In hearing and determining causes, the Supreme Court may sit all together or in departments.
A department shall consist of not less than three nor more than five judges. For convenience of administration, each department may be numbered. The Chief Justice shall from time to time designate the number of departments and make assignments of the judges among the departments. The Chief Justice may sit in one or more of the departments and when so sitting may preside. The Chief Justice shall designate a judge to preside in each department.
The majority of any department shall consist of regularly elected and qualified judges of the Supreme Court.
The Chief Justice shall apportion the business to the departments. Each department shall have power to hear and determine causes and all questions which may arise therein, subject to subsection (5) of this section. The presence of three judges is necessary to transact business in any department, except such as may be done in chambers by any judge. The concurrence of three judges is necessary to pronounce a judgment.
The Chief Justice or a majority of the regularly elected and qualified judges of the Supreme Court at any time may refer a cause to be considered en banc. When sitting en banc, the court may include not more than two judges pro tempore of the Supreme Court. When the court sits en banc, the concurrence of a majority of the judges participating is necessary to pronounce a judgment, but if the judges participating are equally divided in their views as to the judgment to be given, the decision being reviewed shall be affirmed.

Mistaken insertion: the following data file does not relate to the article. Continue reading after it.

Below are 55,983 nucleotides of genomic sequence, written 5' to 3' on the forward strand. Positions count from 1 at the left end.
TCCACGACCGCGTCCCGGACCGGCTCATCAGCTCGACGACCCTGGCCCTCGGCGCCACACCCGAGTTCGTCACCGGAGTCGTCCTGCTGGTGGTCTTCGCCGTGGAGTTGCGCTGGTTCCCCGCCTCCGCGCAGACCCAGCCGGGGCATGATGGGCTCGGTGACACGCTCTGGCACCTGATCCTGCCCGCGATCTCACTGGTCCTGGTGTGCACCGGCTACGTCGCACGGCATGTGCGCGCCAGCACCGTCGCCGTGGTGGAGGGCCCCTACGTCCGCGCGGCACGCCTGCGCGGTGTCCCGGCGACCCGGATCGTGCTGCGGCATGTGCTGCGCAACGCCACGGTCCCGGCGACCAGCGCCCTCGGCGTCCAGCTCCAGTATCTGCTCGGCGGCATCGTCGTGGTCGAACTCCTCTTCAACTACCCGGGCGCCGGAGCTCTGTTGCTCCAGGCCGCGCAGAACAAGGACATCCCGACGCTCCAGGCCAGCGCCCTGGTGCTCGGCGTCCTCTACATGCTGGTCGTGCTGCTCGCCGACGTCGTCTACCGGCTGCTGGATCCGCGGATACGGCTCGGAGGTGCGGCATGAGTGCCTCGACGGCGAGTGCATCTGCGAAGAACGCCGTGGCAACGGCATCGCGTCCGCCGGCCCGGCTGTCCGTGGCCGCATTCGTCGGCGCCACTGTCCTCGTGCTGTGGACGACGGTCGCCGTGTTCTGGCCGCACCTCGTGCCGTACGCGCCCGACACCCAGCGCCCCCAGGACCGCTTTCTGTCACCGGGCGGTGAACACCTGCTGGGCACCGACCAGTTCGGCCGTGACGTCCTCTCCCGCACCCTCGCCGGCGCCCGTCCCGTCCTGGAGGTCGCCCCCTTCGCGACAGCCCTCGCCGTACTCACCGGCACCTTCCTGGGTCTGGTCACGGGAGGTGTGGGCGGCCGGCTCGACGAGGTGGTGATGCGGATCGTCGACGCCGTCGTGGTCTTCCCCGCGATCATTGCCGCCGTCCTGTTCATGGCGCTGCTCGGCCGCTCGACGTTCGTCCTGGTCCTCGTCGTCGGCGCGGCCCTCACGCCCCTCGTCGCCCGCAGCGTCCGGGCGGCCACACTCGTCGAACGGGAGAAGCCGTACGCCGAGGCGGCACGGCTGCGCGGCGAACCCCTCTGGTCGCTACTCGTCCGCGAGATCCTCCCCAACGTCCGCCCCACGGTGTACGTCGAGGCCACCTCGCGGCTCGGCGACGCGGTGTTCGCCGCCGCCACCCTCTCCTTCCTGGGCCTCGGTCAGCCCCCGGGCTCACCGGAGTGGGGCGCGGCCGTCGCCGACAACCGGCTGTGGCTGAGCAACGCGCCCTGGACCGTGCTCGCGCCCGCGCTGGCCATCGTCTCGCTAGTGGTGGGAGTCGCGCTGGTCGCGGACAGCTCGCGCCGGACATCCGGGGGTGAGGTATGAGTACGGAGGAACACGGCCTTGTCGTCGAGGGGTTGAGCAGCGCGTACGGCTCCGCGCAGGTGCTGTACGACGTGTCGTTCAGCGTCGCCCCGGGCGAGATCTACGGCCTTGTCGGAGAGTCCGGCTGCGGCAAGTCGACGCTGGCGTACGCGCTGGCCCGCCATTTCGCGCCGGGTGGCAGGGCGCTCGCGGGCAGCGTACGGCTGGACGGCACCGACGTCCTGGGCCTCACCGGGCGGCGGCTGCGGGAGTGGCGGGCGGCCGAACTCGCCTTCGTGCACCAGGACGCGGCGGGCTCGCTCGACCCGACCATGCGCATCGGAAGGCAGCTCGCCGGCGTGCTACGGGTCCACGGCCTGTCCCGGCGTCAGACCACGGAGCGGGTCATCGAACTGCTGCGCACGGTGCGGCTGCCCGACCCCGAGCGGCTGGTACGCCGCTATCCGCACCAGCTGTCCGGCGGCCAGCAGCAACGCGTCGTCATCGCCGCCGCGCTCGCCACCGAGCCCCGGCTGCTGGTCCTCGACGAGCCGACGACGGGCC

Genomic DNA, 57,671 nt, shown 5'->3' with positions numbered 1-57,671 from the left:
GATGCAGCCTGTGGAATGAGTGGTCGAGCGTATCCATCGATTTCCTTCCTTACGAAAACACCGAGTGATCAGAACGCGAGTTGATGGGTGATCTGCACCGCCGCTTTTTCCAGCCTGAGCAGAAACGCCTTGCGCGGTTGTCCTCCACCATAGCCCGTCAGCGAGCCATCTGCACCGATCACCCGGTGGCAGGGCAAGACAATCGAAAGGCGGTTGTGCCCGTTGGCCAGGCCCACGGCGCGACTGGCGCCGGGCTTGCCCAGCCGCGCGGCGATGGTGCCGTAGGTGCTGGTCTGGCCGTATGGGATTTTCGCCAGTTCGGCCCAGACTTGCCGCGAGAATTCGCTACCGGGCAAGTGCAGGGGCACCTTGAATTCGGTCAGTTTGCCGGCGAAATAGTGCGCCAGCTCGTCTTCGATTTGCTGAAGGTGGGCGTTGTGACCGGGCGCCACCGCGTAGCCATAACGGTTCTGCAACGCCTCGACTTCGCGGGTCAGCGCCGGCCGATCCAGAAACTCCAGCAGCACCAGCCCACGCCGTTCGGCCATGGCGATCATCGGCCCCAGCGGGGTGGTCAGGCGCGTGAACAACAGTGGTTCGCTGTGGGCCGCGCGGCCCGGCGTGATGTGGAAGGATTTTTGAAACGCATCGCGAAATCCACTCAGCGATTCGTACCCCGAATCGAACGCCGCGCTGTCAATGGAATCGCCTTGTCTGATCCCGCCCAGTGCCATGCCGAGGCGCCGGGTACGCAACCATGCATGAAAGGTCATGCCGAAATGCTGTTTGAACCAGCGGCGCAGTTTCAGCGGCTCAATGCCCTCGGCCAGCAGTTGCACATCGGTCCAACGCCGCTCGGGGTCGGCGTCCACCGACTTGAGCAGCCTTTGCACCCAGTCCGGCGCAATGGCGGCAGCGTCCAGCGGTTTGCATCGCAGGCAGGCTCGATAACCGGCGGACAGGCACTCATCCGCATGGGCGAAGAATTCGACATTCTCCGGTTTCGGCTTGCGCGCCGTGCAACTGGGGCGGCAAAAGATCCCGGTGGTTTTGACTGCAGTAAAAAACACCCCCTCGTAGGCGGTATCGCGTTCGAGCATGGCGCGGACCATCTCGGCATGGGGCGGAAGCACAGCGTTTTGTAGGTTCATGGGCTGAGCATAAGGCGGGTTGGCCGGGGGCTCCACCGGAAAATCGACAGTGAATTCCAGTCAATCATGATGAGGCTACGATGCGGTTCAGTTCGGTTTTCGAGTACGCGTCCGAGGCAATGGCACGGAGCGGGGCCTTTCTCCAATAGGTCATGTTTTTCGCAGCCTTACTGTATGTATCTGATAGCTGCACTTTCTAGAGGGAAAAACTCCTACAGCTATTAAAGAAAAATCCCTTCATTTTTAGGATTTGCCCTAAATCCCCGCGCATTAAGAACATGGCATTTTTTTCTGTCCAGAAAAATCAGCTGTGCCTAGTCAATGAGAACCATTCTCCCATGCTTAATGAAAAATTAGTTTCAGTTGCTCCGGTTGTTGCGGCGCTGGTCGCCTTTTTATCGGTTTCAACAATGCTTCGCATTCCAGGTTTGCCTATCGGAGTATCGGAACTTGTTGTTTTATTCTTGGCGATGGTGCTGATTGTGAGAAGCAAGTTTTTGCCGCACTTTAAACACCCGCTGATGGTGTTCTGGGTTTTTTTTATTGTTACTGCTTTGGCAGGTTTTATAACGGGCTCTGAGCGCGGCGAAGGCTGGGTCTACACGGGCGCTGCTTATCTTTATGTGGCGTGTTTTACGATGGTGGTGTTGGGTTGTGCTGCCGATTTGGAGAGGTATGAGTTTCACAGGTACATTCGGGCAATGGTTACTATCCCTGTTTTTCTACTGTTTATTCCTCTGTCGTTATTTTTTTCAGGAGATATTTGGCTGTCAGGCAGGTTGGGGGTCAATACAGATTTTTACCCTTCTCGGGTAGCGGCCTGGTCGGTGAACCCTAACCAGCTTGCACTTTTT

The Chief Justice may rule on motions and issue orders in procedural matters in the Supreme Court.
A judge or judge pro tempore of the Supreme Court may participate in the decision of the matter without resubmission of the cause even though the judge is not present for oral argument on the matter.
A judge or judge pro tempore of the Supreme Court may participate in the decision of a matter without resubmission of the cause in the following circumstances:
The judge was appointed or elected to the Supreme Court after submission of the cause.
The judge is participating in the decision of a cause that was submitted to a department, and the judge is participating in lieu of a judge of the department who died, became disabled, was disqualified or was otherwise unable to participate in the decision of a cause submitted to the department.
The judge is considering a cause en banc, but the judge was not part of the department that originally considered the cause. [1959 c.44 §5 (enacted in lieu of 2.110); 1995 c.273 §24; 1999 c.659 §1]